Eight members of their winning side appeared in the club's three successful seasons in 2004-5, 2006-7 and 2009-10: Andrew Bishop, James Hook, Shane Williams, Paul James, Huw Bennett, Adam Jones, Jonathan Thomas and Ryan Jones. Hook, it should be noted, played only five minutes of Celtic League rugby in 2004-05, as a replacement against Cardiff Blues.
A ninth member of their side in this year's final, Lee Byrne, played for the Ospreys in the 2006-07 campaign and was a winner with Llanelli Scarlets in 2003-04.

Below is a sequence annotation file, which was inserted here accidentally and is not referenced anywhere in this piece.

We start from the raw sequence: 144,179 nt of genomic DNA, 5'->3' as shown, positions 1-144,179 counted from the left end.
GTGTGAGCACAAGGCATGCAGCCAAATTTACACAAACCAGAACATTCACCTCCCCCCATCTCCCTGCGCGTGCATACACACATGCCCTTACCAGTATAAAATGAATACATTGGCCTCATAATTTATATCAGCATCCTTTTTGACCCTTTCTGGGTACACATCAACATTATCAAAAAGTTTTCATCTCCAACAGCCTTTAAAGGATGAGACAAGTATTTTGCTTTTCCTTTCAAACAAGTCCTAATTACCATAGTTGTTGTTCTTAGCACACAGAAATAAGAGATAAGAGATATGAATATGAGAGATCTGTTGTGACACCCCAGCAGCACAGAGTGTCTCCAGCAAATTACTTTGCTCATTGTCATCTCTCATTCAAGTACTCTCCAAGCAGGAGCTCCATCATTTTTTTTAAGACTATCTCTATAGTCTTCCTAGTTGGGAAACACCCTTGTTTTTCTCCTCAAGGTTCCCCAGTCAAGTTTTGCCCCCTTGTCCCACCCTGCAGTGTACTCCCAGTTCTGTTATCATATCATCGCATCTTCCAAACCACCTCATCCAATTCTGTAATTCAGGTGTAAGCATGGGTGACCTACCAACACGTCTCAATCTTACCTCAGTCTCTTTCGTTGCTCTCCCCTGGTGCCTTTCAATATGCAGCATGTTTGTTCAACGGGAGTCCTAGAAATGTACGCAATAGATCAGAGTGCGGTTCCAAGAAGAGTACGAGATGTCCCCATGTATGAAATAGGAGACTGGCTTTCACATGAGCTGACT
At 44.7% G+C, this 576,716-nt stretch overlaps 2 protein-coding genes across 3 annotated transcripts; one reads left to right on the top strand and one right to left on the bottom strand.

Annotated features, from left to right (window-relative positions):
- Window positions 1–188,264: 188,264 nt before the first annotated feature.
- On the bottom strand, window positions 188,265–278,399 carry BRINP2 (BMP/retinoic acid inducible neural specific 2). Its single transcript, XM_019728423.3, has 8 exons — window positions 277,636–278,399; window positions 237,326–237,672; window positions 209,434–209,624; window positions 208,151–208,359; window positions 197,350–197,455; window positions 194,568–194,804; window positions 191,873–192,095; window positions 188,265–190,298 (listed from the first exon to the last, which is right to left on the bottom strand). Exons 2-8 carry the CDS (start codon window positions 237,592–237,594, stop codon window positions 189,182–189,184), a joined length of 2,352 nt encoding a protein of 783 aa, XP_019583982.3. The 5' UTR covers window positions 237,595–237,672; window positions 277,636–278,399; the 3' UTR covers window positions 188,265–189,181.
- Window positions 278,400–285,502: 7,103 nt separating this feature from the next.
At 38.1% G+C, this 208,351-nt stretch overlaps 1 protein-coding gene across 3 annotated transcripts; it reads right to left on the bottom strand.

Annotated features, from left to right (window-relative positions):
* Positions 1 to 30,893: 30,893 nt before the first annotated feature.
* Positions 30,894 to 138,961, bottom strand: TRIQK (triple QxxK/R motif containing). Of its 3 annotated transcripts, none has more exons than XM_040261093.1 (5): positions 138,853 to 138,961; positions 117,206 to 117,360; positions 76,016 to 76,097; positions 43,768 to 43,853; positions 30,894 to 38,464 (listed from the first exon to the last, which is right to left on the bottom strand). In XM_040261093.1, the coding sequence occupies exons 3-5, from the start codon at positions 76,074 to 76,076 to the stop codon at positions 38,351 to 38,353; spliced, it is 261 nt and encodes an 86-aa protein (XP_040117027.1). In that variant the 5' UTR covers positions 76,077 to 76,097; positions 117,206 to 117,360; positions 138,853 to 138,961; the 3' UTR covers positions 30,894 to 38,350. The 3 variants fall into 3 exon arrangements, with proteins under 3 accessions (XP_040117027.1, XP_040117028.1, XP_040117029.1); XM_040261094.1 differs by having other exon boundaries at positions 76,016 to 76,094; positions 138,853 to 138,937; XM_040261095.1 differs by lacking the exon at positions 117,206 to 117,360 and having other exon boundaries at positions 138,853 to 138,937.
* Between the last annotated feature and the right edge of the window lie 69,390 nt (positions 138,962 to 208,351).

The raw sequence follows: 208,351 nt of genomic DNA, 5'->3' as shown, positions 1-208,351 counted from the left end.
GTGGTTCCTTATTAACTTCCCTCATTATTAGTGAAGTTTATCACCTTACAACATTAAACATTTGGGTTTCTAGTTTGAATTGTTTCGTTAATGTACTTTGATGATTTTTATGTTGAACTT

Who did the legendary Naas Botha replace as Northern Transvaal (now Blue Bulls) fly-half way back in 1977? Gerhard Calitz, South Africa
Naas Botha began his first-class career with Northern Transvaal in 1977, succeeding J P (Joos) le Roux in the No.10 shirt.
Le Roux had been the regular fly-half for the province in the 1976 Currie Cup in which Northern Transvaal finished a disappointing third (behind Western Province and Natal) in Section One of the round-robin stage of the tournament. Western Province subsequently lost to the Section Two winners, Orange Free State, in that year's Currie Cup Final.
Le Roux's finest moment was in August 1976 when he kicked two conversions, two penalties and dropped a goal in Northern Transvaal's 29-27 victory at Loftus Versfeld against Andy Leslie's All Blacks. A fortnight earlier le Roux had landed 27 points in the province's 67-13 Currie Cup win against Rhodesia.